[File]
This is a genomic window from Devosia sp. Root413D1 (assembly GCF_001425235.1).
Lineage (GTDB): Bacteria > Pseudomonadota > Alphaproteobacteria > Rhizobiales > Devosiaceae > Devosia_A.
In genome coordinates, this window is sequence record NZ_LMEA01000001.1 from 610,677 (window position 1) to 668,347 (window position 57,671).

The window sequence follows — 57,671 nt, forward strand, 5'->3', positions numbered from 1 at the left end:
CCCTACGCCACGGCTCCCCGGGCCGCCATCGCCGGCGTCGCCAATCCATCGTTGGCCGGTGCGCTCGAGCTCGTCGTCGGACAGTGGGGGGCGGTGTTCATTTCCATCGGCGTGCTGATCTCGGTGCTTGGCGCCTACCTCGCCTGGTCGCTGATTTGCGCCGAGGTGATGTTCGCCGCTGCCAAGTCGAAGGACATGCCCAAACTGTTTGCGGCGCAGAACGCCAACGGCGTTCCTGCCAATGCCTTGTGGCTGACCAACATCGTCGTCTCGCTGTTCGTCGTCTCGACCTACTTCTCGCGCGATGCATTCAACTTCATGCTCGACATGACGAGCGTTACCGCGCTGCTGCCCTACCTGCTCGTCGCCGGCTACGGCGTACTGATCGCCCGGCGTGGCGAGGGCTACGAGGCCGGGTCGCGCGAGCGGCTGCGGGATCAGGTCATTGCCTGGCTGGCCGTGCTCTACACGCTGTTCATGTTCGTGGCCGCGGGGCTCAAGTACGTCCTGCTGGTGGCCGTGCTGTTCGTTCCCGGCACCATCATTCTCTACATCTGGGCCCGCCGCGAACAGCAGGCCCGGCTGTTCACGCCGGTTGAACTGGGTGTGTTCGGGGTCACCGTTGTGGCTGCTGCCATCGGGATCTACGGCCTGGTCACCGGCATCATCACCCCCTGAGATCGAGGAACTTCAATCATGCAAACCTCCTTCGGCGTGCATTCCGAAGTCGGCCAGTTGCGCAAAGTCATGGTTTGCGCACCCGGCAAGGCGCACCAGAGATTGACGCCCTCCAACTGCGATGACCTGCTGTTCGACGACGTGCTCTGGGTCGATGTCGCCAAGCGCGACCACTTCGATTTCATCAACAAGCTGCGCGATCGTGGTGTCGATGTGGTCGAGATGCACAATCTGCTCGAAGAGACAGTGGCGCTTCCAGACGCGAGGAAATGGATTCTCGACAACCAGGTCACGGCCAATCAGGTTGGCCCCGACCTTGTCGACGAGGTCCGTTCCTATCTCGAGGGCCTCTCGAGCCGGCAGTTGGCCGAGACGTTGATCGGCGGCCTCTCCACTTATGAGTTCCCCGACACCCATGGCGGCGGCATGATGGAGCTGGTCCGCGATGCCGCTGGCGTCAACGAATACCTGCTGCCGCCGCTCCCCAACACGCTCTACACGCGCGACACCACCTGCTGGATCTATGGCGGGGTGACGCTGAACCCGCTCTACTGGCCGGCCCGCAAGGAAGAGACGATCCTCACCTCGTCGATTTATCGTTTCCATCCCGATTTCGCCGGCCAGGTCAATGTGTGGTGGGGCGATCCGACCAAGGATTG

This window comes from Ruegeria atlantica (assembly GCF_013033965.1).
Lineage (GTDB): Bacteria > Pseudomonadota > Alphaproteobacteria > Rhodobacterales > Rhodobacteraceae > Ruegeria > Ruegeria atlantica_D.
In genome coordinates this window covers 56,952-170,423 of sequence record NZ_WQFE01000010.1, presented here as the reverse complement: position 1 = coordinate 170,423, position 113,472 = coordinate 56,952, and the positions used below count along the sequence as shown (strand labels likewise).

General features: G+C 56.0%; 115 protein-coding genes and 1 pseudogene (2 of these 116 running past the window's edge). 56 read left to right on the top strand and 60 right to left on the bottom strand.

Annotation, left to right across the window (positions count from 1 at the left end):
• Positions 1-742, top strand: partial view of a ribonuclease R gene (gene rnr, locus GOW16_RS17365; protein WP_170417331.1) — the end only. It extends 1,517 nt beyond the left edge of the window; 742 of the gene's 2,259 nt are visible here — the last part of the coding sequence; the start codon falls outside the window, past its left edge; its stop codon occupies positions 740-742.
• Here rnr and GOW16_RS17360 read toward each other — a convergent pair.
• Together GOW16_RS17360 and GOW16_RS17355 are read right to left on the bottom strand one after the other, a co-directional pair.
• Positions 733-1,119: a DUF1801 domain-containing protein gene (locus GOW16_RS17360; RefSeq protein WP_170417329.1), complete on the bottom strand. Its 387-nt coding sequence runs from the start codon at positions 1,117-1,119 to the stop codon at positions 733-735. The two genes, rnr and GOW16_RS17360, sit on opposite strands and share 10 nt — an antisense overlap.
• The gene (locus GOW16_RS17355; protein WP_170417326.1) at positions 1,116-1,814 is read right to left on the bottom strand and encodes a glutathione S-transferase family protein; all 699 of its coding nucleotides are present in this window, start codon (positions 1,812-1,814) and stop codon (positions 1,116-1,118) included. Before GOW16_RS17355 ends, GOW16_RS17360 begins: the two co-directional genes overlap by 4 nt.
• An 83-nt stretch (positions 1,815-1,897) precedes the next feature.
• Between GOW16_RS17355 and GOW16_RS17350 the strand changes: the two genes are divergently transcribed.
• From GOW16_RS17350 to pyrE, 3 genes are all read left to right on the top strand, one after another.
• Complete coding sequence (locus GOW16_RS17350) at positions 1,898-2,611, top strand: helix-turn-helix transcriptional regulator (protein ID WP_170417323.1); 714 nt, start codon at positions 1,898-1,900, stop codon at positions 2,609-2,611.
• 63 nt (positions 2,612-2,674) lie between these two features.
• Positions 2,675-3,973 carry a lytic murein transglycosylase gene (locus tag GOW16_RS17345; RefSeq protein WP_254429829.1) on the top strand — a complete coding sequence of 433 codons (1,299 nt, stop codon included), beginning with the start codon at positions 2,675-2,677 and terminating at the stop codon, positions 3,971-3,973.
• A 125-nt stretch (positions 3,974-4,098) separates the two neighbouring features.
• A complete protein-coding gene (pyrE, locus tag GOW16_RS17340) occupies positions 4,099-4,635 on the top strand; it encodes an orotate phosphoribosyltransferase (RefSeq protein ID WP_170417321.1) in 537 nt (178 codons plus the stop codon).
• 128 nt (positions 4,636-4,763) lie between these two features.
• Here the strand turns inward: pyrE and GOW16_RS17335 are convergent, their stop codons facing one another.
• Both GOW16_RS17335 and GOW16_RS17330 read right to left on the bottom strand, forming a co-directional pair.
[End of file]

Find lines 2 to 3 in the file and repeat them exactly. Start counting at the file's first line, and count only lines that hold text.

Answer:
Lineage (GTDB): Bacteria > Pseudomonadota > Alphaproteobacteria > Rhizobiales > Devosiaceae > Devosia_A.
In genome coordinates, this window is sequence record NZ_LMEA01000001.1 from 610,677 (window position 1) to 668,347 (window position 57,671).